I’m not sure if you remember, but not even you won 51% of the vote and I doubt we had 51% of eligible voters voting in November. If elections in our state were held to the same standards you want to hold the unions to, you wouldn’t be in office today. With all of the limits placed on unions in the Budget “Repair” Bill, even the Wisconsin State Journal admits that the bill will effectively kill unions. Their words…not mine. Without a union to help take care of the cost of filing the grievance, what guarantees will there be that the filing fee won’t be cost prohibitive for families like mine? Even you have to admit that the grievance process is limited at best since there is no provision for a chance at appeal to a neutral third-party if both sides reach an impasse. Without that provision, how will we ensure fairness in the grievance process?
Perhaps you can explain further to me why the elimination of unions for the UW Health system and Child Care providers is related to our state’s budget. Or why the union provisions are still being sold as a budgetary issue. From my understanding, Senate Republicans could have already removed the union provisions from the bill and voted on them without quorum as they are not a budget issue. Why do you and your fellow Republicans continue to spin the truth of the issue into something it’s not? Instead of making helpful changes to the existing system (which even I’ll admit is not perfect, but then again what is?), what you’re replacing it with is a cobbled together mess that will serve the political aspirations of the politicians in power, but leave our public employees vulnerable. Pardon me for saying, but it’s rather half-assed. If you want to eliminate unions, then at the very least you have a responsibility to carefully think all facets of the issue through. If eliminating public employee unions is your aim, and I think we can both be honest enough to say that it is, then you needed to give it months of careful thought and discussion – not days – and the resultant solution needs to be far more complex than the Assembly bill that was passed.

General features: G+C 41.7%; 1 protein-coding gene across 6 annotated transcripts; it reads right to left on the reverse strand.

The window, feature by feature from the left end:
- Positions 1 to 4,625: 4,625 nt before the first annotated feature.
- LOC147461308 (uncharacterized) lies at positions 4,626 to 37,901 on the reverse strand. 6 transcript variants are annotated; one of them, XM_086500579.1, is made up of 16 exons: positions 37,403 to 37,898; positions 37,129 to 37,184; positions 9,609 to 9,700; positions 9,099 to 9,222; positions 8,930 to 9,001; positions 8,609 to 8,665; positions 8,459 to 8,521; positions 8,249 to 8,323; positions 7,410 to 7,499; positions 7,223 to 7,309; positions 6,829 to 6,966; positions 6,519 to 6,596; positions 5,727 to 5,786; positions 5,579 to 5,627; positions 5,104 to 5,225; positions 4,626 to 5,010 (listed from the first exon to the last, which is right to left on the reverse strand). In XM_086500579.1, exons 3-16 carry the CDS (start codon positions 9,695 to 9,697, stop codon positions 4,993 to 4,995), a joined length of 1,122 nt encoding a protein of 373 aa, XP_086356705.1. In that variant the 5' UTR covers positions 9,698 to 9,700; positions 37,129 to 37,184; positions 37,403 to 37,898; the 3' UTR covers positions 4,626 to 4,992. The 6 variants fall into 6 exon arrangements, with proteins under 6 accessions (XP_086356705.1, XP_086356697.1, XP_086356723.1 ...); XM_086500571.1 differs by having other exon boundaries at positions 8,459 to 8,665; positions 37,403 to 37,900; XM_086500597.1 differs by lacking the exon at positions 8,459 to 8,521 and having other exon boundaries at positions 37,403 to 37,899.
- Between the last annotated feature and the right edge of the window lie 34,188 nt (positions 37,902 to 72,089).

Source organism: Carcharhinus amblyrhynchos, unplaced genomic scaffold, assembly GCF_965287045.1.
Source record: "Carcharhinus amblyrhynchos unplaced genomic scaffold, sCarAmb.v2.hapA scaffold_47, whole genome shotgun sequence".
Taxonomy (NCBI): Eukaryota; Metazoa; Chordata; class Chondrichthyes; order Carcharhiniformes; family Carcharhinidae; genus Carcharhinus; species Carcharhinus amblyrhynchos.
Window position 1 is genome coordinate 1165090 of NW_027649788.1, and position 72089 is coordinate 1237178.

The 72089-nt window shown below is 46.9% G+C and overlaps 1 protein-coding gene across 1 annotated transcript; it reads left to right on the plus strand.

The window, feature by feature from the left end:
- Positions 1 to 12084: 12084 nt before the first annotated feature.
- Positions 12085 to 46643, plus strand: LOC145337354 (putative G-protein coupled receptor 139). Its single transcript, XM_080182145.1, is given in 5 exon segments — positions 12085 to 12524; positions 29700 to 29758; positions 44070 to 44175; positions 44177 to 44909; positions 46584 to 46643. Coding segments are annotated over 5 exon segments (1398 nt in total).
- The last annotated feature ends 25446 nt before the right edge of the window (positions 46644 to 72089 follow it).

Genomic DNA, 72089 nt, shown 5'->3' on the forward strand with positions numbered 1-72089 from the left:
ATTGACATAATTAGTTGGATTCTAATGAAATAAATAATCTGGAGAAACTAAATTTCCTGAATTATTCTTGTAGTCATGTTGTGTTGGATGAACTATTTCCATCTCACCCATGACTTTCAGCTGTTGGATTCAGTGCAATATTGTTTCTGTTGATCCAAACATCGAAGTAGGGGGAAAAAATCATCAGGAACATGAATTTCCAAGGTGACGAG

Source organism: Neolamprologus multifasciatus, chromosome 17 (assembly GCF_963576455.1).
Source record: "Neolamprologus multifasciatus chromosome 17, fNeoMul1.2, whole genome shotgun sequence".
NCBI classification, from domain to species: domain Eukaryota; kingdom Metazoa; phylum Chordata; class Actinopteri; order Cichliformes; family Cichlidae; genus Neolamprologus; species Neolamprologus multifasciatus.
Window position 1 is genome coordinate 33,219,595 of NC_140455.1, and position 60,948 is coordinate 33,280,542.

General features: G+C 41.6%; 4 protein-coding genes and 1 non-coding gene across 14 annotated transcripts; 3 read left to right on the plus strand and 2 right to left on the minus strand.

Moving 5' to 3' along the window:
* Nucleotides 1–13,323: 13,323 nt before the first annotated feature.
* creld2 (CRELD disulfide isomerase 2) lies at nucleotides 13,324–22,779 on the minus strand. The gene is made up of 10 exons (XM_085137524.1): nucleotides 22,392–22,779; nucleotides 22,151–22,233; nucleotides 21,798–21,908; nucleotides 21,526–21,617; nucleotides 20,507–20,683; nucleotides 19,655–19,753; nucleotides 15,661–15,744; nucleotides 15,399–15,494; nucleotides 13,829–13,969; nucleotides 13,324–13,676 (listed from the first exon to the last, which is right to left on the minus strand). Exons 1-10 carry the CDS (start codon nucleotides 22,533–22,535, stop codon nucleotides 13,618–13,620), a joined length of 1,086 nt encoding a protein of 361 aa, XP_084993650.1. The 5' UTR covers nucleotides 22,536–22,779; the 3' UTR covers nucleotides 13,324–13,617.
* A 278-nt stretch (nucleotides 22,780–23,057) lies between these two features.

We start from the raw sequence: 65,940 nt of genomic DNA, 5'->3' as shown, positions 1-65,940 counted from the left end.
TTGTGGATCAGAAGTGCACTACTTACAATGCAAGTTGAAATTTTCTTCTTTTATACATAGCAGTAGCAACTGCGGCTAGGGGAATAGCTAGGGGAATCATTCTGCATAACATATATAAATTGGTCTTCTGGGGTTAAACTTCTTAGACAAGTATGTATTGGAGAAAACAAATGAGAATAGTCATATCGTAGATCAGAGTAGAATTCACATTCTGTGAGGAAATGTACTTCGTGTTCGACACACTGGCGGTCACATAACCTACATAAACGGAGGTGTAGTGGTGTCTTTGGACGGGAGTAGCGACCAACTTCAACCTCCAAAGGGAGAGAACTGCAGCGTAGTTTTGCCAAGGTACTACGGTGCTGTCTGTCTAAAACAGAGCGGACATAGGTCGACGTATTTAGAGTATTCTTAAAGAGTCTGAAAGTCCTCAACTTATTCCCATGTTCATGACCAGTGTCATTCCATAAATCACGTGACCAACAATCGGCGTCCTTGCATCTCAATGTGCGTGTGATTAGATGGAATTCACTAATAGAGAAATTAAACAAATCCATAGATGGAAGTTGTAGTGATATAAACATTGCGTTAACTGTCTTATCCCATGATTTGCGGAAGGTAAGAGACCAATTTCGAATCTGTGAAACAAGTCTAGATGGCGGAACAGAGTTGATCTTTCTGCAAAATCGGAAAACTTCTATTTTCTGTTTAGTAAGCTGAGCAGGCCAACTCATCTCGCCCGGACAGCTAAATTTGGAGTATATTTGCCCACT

As for the public power plants, while I applaud the changes to the bill regarding the power plants, whether the Legislature oversees these sales or not, is there a provision in there that will require that there is a bidding process associated with the sales? Continuing with no-bid contracts is a deal breaker for me.